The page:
Jeffri A. Kaminski, Venable LLP
The U.S. Supreme Court recently decided a closely watched case concerning contract rights and patent royalties. In Kimble v. Marvel Entertainment, LLC the Court upheld its long standing precedent and determined that parties cannot agree to patent royalty payments that extend beyond the expiration of the patent.
The case originated when Kimble and Marvel agreed to a patent license for a toy glove that Kimble had patented. The licensing agreement called for a lump sum payment and running royalties for a license to the patent as part of a settlement of ongoing litigation. The agreement did not set an end date for the royalty payments. In making its decision the Court upheld its ruling in Brulotte v. Thys Co., 379 U.S. 29 (1964), holding that licenses requiring payment of patent royalties after patent expiration are “unlawful per se.” Brulotte has been the subject of criticism in the 50 years since it was decided, but the Court determined that was not enough of a reason to overturn its longstanding precedent.
The bright-line rule in Brulotte favored maintaining the status quo: . “The decision is simplicity itself. A court need only ask whether a licensing agreement provides royalties for post-expiration use of a patent. If not, no problem; if so, no dice.” The opinion also noted that parties have likely relied on the Brulotte opinion when conducting their affairs.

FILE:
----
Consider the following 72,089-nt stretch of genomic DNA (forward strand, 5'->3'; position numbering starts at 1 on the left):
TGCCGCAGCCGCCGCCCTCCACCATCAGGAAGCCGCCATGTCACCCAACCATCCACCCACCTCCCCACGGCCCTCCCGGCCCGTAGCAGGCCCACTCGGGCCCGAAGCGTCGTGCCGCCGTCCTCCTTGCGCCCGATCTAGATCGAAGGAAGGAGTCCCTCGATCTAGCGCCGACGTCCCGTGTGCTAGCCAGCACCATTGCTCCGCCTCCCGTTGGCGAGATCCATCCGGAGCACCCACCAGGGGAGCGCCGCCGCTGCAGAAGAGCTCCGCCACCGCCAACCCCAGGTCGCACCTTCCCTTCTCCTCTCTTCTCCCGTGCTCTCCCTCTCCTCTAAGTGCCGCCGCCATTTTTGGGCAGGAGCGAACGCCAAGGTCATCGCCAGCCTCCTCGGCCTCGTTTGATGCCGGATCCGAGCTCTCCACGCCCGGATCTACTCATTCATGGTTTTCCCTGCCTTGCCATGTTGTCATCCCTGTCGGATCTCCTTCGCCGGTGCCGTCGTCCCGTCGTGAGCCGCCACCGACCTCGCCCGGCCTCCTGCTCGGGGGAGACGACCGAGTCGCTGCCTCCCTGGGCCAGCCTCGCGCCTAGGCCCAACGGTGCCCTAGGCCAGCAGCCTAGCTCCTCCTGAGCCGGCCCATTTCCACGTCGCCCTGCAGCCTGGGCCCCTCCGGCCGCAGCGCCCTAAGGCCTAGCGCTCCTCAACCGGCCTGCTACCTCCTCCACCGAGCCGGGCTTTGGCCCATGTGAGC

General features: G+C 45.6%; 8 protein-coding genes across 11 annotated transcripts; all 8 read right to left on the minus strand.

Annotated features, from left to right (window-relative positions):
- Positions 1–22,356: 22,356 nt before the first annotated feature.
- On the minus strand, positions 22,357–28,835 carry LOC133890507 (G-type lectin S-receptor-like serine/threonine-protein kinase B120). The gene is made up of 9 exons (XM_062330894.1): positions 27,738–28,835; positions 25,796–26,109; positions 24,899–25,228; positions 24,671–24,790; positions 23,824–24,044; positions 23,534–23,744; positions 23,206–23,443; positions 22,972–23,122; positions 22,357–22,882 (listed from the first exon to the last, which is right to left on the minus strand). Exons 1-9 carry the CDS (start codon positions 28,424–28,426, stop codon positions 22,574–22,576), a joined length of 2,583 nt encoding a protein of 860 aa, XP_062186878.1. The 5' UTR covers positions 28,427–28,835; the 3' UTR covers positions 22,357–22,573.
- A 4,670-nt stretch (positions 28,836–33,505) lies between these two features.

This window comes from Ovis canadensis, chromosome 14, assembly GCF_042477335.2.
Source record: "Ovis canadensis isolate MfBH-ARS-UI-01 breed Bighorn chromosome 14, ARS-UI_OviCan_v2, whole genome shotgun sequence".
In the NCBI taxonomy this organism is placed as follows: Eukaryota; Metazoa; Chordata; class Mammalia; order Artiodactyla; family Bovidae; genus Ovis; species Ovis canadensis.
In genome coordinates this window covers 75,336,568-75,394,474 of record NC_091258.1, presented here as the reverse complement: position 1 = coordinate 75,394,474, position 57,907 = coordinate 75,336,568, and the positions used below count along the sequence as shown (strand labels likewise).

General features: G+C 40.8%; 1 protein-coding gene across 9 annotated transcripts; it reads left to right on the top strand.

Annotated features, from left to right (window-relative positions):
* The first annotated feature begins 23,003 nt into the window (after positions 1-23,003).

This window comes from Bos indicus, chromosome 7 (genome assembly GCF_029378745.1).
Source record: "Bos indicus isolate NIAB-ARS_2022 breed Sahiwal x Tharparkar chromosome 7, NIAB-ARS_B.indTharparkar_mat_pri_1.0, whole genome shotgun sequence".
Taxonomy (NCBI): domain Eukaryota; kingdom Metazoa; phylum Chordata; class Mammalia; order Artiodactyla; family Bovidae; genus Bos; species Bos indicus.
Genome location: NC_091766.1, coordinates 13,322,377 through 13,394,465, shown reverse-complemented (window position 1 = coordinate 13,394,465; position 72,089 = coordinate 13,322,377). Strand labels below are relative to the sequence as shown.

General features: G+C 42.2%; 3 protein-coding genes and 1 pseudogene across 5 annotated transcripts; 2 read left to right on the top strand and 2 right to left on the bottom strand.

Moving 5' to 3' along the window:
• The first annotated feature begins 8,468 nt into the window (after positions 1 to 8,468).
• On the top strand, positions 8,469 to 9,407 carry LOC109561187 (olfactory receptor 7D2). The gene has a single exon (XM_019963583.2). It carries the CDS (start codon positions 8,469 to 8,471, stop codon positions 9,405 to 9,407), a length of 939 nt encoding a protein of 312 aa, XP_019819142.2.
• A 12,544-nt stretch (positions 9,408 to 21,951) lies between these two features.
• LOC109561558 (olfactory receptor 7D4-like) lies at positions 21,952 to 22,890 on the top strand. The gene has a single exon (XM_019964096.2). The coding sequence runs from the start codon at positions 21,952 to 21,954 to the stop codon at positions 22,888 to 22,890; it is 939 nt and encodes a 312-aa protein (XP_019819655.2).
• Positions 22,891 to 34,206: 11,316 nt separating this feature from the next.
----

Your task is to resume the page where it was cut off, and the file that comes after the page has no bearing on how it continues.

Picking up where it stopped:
The Court did note that their ruling may prevent parties from entering into deals that they desire. However, agreements can be structured in such a way to achieve the same results without running afoul of the post-expiration royalty rule. Justice Kagan wrote:
A licensee could agree, for example, to pay the licensor a sum equal to 10% of sales during the 20-year patent term, but to amortize that amount over 40 years. That arrangement would at least bring down early outlays, even if it would not do everything the parties might want to allocate risk over a long timeframe.
In addition, “parties have still more options when a licensing agreement covers either multiple patents or additional non-patent rights.” In a multi-patent license the royalties may run until the latest expiration date of the licensed patents. Further, royalty payments post-expiration are permissible when tied to non-patent rights, such as trade secrets or technical know-how. The opinion gives an example: “a license involving both a patent and a trade secret can set a 5% royalty during the patent period (as compensation for the two combined) and a 4% royalty afterward (as payment for the trade secret alone) patent.” This type of “step-down” license may now become more popular.
Business arrangements other that royalties are also available to parties to enter into. Joint ventures and other arrangements allow the parties to allocate the risk and rewards of developing new technologies and products.
In sum, the rule on post-expiration patent royalty payments is clear—they are not permitted. But as the Court noted, there are other ways for parties to define their relationship that can achieve the same results.